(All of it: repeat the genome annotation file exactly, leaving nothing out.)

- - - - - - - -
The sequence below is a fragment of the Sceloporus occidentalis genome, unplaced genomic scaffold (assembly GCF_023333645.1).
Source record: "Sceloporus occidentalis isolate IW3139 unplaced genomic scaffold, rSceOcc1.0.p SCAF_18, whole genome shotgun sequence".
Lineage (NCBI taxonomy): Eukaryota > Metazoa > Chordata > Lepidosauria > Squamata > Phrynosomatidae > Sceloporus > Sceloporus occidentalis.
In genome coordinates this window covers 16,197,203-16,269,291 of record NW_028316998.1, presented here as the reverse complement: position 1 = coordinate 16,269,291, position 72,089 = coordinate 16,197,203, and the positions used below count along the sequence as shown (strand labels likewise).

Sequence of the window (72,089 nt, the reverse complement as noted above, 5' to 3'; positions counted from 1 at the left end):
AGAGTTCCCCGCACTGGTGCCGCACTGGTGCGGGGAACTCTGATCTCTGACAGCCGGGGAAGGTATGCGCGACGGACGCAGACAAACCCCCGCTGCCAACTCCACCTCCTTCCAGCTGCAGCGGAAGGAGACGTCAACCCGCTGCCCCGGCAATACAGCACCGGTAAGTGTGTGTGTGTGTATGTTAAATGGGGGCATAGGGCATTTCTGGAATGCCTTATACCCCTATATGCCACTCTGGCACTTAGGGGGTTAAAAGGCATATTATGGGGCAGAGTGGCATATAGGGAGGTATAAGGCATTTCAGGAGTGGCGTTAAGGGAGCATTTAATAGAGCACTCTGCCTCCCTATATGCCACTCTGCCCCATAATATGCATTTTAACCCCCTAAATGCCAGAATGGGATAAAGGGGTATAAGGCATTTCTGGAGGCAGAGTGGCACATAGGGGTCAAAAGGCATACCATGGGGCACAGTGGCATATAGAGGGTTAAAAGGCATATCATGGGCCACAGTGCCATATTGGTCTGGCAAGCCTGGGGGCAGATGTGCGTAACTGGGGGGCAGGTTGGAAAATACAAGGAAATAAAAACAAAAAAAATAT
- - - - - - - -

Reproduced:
The sequence below is a fragment of the Sceloporus occidentalis genome, unplaced genomic scaffold (assembly GCF_023333645.1).
Source record: "Sceloporus occidentalis isolate IW3139 unplaced genomic scaffold, rSceOcc1.0.p SCAF_18, whole genome shotgun sequence".
Lineage (NCBI taxonomy): Eukaryota > Metazoa > Chordata > Lepidosauria > Squamata > Phrynosomatidae > Sceloporus > Sceloporus occidentalis.
In genome coordinates this window covers 16,197,203-16,269,291 of record NW_028316998.1, presented here as the reverse complement: position 1 = coordinate 16,269,291, position 72,089 = coordinate 16,197,203, and the positions used below count along the sequence as shown (strand labels likewise).

Sequence of the window (72,089 nt, the reverse complement as noted above, 5' to 3'; positions counted from 1 at the left end):
AGAGTTCCCCGCACTGGTGCCGCACTGGTGCGGGGAACTCTGATCTCTGACAGCCGGGGAAGGTATGCGCGACGGACGCAGACAAACCCCCGCTGCCAACTCCACCTCCTTCCAGCTGCAGCGGAAGGAGACGTCAACCCGCTGCCCCGGCAATACAGCACCGGTAAGTGTGTGTGTGTGTATGTTAAATGGGGGCATAGGGCATTTCTGGAATGCCTTATACCCCTATATGCCACTCTGGCACTTAGGGGGTTAAAAGGCATATTATGGGGCAGAGTGGCATATAGGGAGGTATAAGGCATTTCAGGAGTGGCGTTAAGGGAGCATTTAATAGAGCACTCTGCCTCCCTATATGCCACTCTGCCCCATAATATGCATTTTAACCCCCTAAATGCCAGAATGGGATAAAGGGGTATAAGGCATTTCTGGAGGCAGAGTGGCACATAGGGGTCAAAAGGCATACCATGGGGCACAGTGGCATATAGAGGGTTAAAAGGCATATCATGGGCCACAGTGCCATATTGGTCTGGCAAGCCTGGGGGCAGATGTGCGTAACTGGGGGGCAGGTTGGAAAATACAAGGAAATAAAAACAAAAAAAATAT